| ||Northern Root-Knot||Southern Root-Knot||Javanese Root-Knot||Peanut Root-Knot||Lesion||Ring||Dagger||Dagger|
| ||Meloidogyne hapla||Meloidogyne incognita||Meloidogyne javanica||Meloidogyne arenaria||Pratylenchus vulnus||Criconemella xenoplax||Xiphinema americanum||Xiphinema index|
|Marigold||Host||Host||Host, Trap Crop||Non Host|| ||Host|| || |
|Sudan, SS-222||Poor Host||Good Host||Host||Host||Non Host, Antagonistic||Antagonistic||Antagonistic||Nonhost|
|Barley, Columbia||Host||Poor Host||Good Host||Host||Non Host, Antagonistic||Host||Antagonistic||Nonhost|
|Cahaba White Vetch||Good Host||Poor Host||Host, Trap Crop||Host||Host||Host||Antagonistic||Nonhost|
|Salina Sweet Clover||Host||Poor Host||Poor Host||Nonhost||-||+|| || |
|Moapa Alfalfa||Susceptible||Poor Host||Poor Host||Nonhost||Non Host||Host||Host|| |
|Coker 916 Wheat|| || || || || ||-|| || |
|Nova II Vetch||+||-||-||-||-||-|| || |
|Blando Brome Grass||Host||Nonhost|| || ||Non Host||Host||Good Host||Poor Host|
At the present time, our knowledge is only sufficient to try to predict which cover crops will not exacerbate a nematode problem. We don't have sufficient knowledge of cover crops to predict which will produce reductions in nematode populations over and above what would occur in a fallow situation.
What can be seen from examining this chart is (1) that one must know which nematodes are present in a particular field before one can choose a crop that will be a poor host, or a non host, and (2) that the more types of nematodes present, the more difficult choosing a nonhost becomes. For example, Cahaba White Vetch is a poor host (but not a non host) for M. incognita, which is a common nematode problem in California orchards and vineyards. However, it is a host for P. vulnus and C. xenoplax which are also common in these situations.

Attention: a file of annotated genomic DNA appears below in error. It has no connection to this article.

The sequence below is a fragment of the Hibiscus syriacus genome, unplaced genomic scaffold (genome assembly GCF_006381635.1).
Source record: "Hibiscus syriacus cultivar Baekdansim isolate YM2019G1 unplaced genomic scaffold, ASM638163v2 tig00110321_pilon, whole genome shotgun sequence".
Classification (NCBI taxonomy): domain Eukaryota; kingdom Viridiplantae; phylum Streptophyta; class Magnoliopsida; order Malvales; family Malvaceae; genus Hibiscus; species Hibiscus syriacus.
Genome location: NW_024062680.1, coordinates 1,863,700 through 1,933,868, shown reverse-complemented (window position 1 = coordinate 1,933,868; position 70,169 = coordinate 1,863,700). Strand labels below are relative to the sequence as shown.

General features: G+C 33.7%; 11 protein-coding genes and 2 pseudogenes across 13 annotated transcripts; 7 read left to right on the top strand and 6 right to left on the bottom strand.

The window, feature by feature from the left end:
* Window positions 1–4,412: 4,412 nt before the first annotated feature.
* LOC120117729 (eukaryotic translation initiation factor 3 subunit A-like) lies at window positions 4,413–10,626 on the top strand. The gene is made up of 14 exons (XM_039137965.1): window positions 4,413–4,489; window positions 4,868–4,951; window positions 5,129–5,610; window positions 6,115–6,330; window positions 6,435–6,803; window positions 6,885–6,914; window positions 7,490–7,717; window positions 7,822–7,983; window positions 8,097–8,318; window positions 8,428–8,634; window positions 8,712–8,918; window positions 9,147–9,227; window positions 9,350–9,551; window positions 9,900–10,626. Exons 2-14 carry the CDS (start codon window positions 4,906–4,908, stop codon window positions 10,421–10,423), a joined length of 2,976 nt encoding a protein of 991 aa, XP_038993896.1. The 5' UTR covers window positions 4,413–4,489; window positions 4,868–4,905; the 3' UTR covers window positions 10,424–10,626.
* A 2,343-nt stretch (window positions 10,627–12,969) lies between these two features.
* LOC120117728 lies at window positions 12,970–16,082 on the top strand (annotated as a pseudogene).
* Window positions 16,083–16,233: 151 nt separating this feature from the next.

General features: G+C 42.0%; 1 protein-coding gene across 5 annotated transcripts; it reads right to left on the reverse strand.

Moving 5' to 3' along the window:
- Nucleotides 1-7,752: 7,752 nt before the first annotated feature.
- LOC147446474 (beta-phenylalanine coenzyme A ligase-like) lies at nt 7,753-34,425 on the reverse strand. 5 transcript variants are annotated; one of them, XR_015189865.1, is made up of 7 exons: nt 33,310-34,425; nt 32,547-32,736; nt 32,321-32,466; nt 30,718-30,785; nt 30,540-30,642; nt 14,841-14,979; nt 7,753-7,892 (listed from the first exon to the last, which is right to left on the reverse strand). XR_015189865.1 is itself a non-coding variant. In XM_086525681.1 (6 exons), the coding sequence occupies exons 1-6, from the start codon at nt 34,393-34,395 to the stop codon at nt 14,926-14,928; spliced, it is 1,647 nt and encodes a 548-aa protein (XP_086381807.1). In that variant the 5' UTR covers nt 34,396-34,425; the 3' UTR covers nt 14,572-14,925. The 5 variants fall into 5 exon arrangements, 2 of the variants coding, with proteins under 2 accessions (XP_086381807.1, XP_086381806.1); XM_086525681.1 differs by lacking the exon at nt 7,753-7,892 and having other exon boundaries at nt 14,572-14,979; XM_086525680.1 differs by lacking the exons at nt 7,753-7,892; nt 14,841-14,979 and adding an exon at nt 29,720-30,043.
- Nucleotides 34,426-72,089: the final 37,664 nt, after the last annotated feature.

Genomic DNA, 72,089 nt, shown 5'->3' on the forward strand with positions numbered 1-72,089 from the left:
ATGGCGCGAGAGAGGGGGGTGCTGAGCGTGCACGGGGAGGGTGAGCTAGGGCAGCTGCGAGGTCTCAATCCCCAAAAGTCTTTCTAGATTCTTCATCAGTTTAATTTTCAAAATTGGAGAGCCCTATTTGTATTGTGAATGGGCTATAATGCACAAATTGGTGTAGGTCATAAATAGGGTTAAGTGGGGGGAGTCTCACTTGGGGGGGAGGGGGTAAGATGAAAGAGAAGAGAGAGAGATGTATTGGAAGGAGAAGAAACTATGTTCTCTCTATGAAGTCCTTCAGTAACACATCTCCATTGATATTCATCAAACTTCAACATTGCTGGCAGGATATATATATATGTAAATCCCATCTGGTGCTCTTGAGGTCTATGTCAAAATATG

A potentially useful management technique mentioned in the table is that of using cover crops as a trap crop. Trap cropping is a technique useful for removing a portion of the population of a sedentary endoparasitic nematode such as root-knot (Meloidogyne sp.) or cyst nematode (Heterodera sp.).
A host for the nematode(s) of interest is planted, allowed to grow for a time, and killed prior to the development of egg bearing adults.
It is important to destroy the roots of the crop so they do not continue to support nematode development. The technique is not useful for migratory ectoparasitic or endoparasitic nematodes because the juveniles and adults are able to move to other roots and continue to feed and develop.
One should also keep in mind that much of the research on cover crops has been conducted in microplot or small plot trials and caution should be used when expanding this research to larger situations. If one is going to plant a cover crop in an orchard for the first time, leaving some areas unplanted will allow comparisons to be made which will help to evaluate the effects of planting the cover crop.
McKenry has also conducted extensive research on the use of marigolds to reduce nematode populations. Although marigolds are a host to some species of nematodes, when they are either tilled into the soil and allowed to decompose, or soaked in water which is then applied to soil, nematode reductions have been achieved. Unfortunately, in some cases, phytotoxicity from the marigold extract has been severe enough to warrant caution in the use of this technique. Current research by McKenry with extracts of Cahaba White Vetch indicate that it may reduce nematode populations without as much risk of phytotoxicity.